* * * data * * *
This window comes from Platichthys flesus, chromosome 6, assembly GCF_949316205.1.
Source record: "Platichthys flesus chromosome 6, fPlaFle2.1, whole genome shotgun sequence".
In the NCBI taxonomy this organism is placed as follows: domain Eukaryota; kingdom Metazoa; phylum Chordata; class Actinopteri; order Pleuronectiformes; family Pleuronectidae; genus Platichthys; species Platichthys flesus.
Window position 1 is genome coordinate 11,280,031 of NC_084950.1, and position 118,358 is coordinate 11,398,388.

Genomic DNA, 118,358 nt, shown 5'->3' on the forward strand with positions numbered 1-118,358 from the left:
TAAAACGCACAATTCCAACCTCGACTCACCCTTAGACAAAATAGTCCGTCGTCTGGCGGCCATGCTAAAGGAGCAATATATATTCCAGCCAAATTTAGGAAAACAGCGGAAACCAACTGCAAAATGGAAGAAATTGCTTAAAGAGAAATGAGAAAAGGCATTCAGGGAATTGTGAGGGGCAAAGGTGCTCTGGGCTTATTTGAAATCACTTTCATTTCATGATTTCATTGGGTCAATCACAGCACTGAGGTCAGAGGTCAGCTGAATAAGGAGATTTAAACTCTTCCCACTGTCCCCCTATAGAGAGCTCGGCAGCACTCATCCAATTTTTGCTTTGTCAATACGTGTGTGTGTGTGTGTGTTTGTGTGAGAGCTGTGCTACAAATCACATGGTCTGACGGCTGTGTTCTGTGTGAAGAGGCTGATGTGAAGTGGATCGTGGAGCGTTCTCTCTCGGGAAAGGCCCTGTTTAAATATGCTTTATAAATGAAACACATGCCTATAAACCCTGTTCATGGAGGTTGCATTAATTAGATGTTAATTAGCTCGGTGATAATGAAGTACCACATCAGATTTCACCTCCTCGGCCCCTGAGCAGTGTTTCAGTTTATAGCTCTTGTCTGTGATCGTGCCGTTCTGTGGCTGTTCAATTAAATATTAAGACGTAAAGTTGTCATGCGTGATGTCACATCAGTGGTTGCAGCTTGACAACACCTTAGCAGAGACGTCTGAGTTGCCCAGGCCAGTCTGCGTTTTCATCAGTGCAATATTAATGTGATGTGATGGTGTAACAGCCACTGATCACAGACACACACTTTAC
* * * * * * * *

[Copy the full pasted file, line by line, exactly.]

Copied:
This window comes from Platichthys flesus, chromosome 6, assembly GCF_949316205.1.
Source record: "Platichthys flesus chromosome 6, fPlaFle2.1, whole genome shotgun sequence".
In the NCBI taxonomy this organism is placed as follows: domain Eukaryota; kingdom Metazoa; phylum Chordata; class Actinopteri; order Pleuronectiformes; family Pleuronectidae; genus Platichthys; species Platichthys flesus.
Window position 1 is genome coordinate 11,280,031 of NC_084950.1, and position 118,358 is coordinate 11,398,388.

Genomic DNA, 118,358 nt, shown 5'->3' on the forward strand with positions numbered 1-118,358 from the left:
TAAAACGCACAATTCCAACCTCGACTCACCCTTAGACAAAATAGTCCGTCGTCTGGCGGCCATGCTAAAGGAGCAATATATATTCCAGCCAAATTTAGGAAAACAGCGGAAACCAACTGCAAAATGGAAGAAATTGCTTAAAGAGAAATGAGAAAAGGCATTCAGGGAATTGTGAGGGGCAAAGGTGCTCTGGGCTTATTTGAAATCACTTTCATTTCATGATTTCATTGGGTCAATCACAGCACTGAGGTCAGAGGTCAGCTGAATAAGGAGATTTAAACTCTTCCCACTGTCCCCCTATAGAGAGCTCGGCAGCACTCATCCAATTTTTGCTTTGTCAATACGTGTGTGTGTGTGTGTGTTTGTGTGAGAGCTGTGCTACAAATCACATGGTCTGACGGCTGTGTTCTGTGTGAAGAGGCTGATGTGAAGTGGATCGTGGAGCGTTCTCTCTCGGGAAAGGCCCTGTTTAAATATGCTTTATAAATGAAACACATGCCTATAAACCCTGTTCATGGAGGTTGCATTAATTAGATGTTAATTAGCTCGGTGATAATGAAGTACCACATCAGATTTCACCTCCTCGGCCCCTGAGCAGTGTTTCAGTTTATAGCTCTTGTCTGTGATCGTGCCGTTCTGTGGCTGTTCAATTAAATATTAAGACGTAAAGTTGTCATGCGTGATGTCACATCAGTGGTTGCAGCTTGACAACACCTTAGCAGAGACGTCTGAGTTGCCCAGGCCAGTCTGCGTTTTCATCAGTGCAATATTAATGTGATGTGATGGTGTAACAGCCACTGATCACAGACACACACTTTAC